University of Toronto
Norm was a visitor at the institute of human learning when I was a graduate student at University of California, Berkeley. I lived in fear that I might be on the receiving end of his sharp wit and might never rise to psychology again. Towards the end of his stay at Berkeley, I learned that he had a very kind and caring side to him and that his wit could be supportive as well as critical.
I’ll never forget the day when I came to Norm’s office looking for a reprint of one of his articles. Norm didn’t purchase reprints, but did have a small collection of Journal of Experimental Psychology issues that ended shortly after the journal name was changed to Journal of Experimental Psychology: Learning, Memory and Cognition. Norm said something like: “Mr. Kahana, here it is, in the Journal of Experimental Psychology: Levitation, Mesmerism and Clairvoyance.”
University of Toronto
On several occasions, Norm and Jan took care of my dog Ben. Once I mentioned that Ben looked askance at the drinking of alcohol. Norm instantly said, “Well, I look askance at running around with a tennis ball in your mouth.”
GARY C. WALTERS
University of Toronto
One of my new graduate students blew into town looking for a place to live. Discovering Toronto was more expensive than he anticipated, and living on a graduate student stipend, he spent a month looking around to no avail. Finally he appeared in my office with a smile on his face. He had found an affordable apartment in North York. Excitedly, he told me the story of how he was able to take over the lease of a professor who couldn’t stomach the “rapacious rent charged in this city.” Who else but Norm?
I also recall a beautiful sunny day in San Diego attending a Psychonomic conference. I had found a cheap airline ticket that required certain travel times, so I arrived a day early. Standing on the deck of the convention hotel, looking out at the glorious ocean, who appeared but Norm. Of course, he had also found the cheaper airfare. Happy to see him, I suggested we order a beer, stare at the ocean, and recall the glory days of experimental psychology. “Not at these prices,” he said. He then told me about the motel he was staying at for $29.95 per day and how they served cans of beer in the lobby for 79 cents. We spent the rest of the day hanging out in the lobby of “La Casita” drinking cheap beer from the can.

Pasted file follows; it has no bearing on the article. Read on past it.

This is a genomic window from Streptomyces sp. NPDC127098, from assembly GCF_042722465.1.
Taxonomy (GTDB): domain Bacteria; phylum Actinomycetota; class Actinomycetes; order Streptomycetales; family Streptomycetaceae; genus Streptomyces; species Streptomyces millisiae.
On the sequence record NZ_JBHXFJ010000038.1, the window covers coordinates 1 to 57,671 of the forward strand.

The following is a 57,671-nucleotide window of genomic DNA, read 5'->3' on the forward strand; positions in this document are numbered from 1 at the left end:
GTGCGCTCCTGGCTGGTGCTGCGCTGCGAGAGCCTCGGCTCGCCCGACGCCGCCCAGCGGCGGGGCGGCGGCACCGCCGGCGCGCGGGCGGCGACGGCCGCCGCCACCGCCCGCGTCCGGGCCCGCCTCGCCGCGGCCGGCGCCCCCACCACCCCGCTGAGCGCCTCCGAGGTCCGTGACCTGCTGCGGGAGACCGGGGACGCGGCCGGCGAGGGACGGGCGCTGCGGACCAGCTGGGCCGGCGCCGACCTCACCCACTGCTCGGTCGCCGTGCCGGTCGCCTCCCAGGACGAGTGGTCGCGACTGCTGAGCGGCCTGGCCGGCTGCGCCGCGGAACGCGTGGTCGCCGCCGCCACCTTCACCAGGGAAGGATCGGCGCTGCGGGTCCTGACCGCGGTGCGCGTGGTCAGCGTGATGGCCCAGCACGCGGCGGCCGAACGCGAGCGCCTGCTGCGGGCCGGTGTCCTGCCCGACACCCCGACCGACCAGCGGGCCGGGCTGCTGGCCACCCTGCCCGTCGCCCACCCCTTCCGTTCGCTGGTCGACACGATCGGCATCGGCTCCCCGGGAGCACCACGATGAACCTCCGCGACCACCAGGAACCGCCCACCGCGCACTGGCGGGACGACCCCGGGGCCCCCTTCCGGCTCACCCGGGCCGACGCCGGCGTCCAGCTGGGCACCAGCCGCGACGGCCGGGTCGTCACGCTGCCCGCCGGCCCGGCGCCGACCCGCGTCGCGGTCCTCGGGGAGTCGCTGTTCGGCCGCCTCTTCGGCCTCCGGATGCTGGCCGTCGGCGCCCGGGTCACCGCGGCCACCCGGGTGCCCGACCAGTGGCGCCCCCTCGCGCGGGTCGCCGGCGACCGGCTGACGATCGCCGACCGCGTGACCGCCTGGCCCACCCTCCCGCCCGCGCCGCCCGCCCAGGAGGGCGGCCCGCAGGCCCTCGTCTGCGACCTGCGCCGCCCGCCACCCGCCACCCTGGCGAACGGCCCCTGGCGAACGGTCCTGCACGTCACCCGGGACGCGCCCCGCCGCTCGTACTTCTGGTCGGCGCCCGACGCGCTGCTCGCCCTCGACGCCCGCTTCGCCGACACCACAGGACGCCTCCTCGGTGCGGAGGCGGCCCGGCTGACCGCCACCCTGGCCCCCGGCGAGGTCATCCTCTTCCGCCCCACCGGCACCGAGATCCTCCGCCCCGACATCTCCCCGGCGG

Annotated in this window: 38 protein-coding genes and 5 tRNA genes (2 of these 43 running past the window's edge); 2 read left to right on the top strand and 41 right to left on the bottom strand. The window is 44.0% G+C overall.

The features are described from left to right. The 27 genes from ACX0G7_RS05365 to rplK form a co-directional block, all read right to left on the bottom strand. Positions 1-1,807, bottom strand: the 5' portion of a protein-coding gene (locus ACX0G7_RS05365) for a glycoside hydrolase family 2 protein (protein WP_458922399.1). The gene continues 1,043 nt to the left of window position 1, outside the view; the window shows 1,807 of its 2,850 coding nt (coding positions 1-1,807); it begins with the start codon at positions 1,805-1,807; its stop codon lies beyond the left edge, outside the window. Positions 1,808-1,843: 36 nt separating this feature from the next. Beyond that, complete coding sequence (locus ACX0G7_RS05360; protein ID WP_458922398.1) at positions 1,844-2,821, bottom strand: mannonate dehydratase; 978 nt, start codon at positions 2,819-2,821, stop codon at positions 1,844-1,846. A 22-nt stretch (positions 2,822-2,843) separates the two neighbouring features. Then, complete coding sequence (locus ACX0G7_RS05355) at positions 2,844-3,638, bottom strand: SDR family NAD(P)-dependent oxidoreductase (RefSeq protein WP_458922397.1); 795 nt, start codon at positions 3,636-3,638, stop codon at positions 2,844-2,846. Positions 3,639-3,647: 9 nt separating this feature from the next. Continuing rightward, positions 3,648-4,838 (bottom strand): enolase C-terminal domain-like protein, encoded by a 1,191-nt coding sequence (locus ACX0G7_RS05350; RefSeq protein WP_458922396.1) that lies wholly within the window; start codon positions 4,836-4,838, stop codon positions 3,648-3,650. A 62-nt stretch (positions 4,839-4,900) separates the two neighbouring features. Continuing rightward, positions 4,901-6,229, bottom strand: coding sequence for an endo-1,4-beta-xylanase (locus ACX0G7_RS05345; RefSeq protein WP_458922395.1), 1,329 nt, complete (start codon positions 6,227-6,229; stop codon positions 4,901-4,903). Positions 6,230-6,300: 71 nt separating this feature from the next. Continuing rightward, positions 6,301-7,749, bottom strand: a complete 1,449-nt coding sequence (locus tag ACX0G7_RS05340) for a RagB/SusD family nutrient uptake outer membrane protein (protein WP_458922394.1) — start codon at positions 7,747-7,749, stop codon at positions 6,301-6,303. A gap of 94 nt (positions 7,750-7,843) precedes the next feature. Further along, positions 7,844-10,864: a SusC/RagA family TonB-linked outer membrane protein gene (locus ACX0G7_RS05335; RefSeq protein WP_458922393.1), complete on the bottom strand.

MICHAEL J. WATKINS
I still smile on recalling an EE occasion in which I was surprised by the unusually bounteous lunch he was unpacking. “That’s a pretty good lunch, Norm,” I prodded. “Yeah,” he retorted, “I found it on the train.”
HENRY L. ROEDIGER, III
Washington University in St. Louis
I hardly know where to start. Norm would pick papers out of the trash at subway stops rather than putting a quarter in the box to purchase one. Once he had left his battered old seersucker sports coat in my house. It was in bad shape and I had nowhere to return it, so I stuffed it in his departmental mailbox. He appeared later that afternoon wearing it at a function, and was almost asked to leave until I intervened.
I first met him in 1973, when I had just completed my dissertation on part-list cuing, following up his work, and wanted to meet him. It wasn’t hard to spot him, I discovered, because he was the only one in the Zodiac Room of the Chase Park Plaza Hotel in St. Louis wearing an elegant three piece suit and an old pair of Converse tennis shoes. Many years later at another Psychonomic meeting, Norm spotted my wife and me in the lobby. “Come see Jan,” he insisted. “She wants to see you.” We tried to get him to call. No, she’s there, he said. We got to the room with Norm firmly clutching my wife’s arm. Norm knocked but quickly opened the door. Jan shouts, “I’m in the tub,” so I decided to wait in the hall. My wife is straining to break Norm’s grip, but to no avail. He brings her right into the bathroom where Jan is, indeed, in the tub. Jan handled it so well that it occurred to us later that she might have faced this situation more than once in her life.
In 1985 a special issue of the Journal of Experimental Psychology: Learning, Memory and Cognition included a special symposium for Hermann Ebbinghaus, to honor the centennial of his great book Über das Gedächtnis (On Memory), first published in 1885. Norm wrote a wonderful lead article about the current state of the field, with some 12 commentators’ remarks following his. Norm had the last word and ended his rejoinder this way: “In closing these remarks, I would like to add that participating in the Ebbinghaus centennial was a most salutary exercise, and it is my fond hope that we all be here to do it again in honor of the bicentennial.” That hope cannot be realized now, but in the passing of Norman J. Slamecka we have lost a kind, dear friend who was a clear thinker with a fine wit.